Issues currently on the table
-Management closed the previous Berlitz Pension plan, saying pension laws had changed, and employees had to sign up for the Benesse pension, which pays lower. In order to qualify to get on, teachers must teach 198 for one month. In order to stay on this plan, teachers must work 176 units in one month once every three months. (If a 40/40 contract teacher only teaches within their contract, they’d teach at least 160. On some months there are extra days in the month, which allows many teachers to just stay on.) Otherwise, they are kicked off. Benesse doesn’t kick their other employees off.
-Teachers do work (prep, fill out PEDA cards) in their five minute break, but the company doesn’t pay, or recognize it as work.
A) If it were recognized and paid for, that would add extra paid hours to a workday.
B) If it were at least given credit for being work, it would possibly qualify someone to get on the shakai hoken (insurance) or stay on it.
note: The IS and Staff get one hour for lunch, and their wages clock isn’t stopped the moment they step out to use the rest room.
**Shunto 2011 demand: The company pay for the five minute intervals before and after each scheduled unit of work at instructor’s unit rate. (listed in the ‘demands’ section)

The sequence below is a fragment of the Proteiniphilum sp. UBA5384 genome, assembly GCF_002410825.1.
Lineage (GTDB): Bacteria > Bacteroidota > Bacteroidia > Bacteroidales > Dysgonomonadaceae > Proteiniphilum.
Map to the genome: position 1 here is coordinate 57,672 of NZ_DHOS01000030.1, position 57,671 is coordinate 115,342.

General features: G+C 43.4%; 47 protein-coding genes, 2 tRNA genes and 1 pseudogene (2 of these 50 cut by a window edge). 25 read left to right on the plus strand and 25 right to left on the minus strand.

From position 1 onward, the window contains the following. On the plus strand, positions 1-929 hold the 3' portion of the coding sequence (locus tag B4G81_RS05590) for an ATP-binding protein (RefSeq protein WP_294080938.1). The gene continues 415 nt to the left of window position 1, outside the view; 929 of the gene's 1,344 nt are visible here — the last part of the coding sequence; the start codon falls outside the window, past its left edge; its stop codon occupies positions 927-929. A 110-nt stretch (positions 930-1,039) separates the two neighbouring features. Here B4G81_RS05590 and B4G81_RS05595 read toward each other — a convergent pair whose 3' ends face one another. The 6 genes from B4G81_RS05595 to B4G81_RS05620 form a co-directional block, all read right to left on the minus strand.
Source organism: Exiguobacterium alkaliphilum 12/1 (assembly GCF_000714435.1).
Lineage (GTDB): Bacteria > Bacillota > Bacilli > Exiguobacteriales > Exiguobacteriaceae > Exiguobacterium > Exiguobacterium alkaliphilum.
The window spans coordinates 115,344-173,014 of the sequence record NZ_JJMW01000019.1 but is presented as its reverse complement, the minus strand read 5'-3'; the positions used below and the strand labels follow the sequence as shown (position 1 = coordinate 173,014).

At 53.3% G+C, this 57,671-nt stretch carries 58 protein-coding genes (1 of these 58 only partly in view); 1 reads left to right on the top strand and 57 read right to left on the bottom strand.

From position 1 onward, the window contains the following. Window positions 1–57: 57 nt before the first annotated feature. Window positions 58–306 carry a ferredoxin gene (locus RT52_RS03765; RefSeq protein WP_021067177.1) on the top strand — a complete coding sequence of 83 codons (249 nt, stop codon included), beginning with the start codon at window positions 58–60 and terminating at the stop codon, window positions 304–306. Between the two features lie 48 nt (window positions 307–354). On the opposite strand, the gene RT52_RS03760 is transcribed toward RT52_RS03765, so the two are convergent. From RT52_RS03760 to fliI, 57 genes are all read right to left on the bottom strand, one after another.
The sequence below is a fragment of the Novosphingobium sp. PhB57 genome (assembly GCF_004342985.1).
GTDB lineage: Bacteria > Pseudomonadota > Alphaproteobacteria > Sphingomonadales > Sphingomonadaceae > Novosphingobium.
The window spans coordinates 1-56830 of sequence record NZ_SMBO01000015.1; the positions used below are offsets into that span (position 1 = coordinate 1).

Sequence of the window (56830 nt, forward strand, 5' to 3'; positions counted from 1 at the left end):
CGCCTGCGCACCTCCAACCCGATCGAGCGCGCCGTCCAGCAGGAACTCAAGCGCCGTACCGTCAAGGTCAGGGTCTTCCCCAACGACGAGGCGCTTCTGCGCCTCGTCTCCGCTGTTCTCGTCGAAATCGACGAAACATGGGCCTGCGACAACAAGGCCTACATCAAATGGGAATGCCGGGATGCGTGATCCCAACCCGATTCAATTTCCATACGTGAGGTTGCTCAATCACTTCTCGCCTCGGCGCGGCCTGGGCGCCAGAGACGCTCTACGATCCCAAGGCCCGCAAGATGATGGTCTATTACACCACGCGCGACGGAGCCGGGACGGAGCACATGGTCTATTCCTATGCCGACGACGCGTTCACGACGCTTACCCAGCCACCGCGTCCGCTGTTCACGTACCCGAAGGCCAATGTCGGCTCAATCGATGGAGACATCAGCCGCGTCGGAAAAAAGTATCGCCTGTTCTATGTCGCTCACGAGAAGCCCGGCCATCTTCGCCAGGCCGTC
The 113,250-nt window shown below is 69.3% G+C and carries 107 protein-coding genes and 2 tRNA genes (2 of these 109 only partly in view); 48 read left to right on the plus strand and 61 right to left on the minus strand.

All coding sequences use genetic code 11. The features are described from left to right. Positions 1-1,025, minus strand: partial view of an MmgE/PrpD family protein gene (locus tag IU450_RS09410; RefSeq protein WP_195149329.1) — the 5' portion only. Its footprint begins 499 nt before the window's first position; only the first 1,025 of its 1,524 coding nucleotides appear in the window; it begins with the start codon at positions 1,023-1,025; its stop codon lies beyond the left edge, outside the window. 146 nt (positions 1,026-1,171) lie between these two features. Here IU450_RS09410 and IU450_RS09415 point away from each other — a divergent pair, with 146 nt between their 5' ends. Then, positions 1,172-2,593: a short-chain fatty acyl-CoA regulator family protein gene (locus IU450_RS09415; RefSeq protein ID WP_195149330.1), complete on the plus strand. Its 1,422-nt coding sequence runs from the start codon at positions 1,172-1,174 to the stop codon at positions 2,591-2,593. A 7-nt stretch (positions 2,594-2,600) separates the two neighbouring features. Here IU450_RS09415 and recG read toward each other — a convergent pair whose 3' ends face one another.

-A Union teacher was fired for a series of disrequests. However, many came precisely after he struck a lesson, which is his legal right. Three disrequests came from when he asked the students to cover their mouths when they coughed on him multiple times during the lesson without covering his mouth. One came from telling a student to do homework. Many of his disrequests were very subjective and vague. For example, “The student didn’t understand something.”
(in dispute in the Tokyo Labor Commission)
-An experienced female teacher was denied reinstatement after she requested an extra few months to finish breast cancer treatment. Under law, she is allowed one year (6 months absence and 6 months cession). There is a policy clause that allows the company to extend the time if need be. The company choose to let the teacher go rather than grant her a few more months for cancer treatment.
(under negotiation in court. Berlitz maintains their stance, yet is currently hiring new teachers )
-Since the Union started, it’s a precedent and established practice that negotiations take place in one main language: English. If someone doesn’t understand English, they provide a translator to translate into English. However, as of 2008 management changed the style of negotiation without negotiating it. Lawyers who spoke only Japanese took over from Management, while and Management says nothing. Their translator will translate the Union’s English words into Japanese, but they refuse to let the translator speak in English. The Union represents workers, many of which don’t understand Japanese.
(under consideration in Tokyo Labor Commission. Part of the definition of bad faith negotiations)
-The Union went on strike to realize the financial demands of base up and bonus. In 2007, and the company issued Union members letters ordering members to stop. Interfering with Union activity or preventing it violates Japanese Labor Law. The Union decided to sue Berlitz in the Labor Commission court, and Berlitz sued the Union in Civil court for ‘damages to the company.’
(currently in court)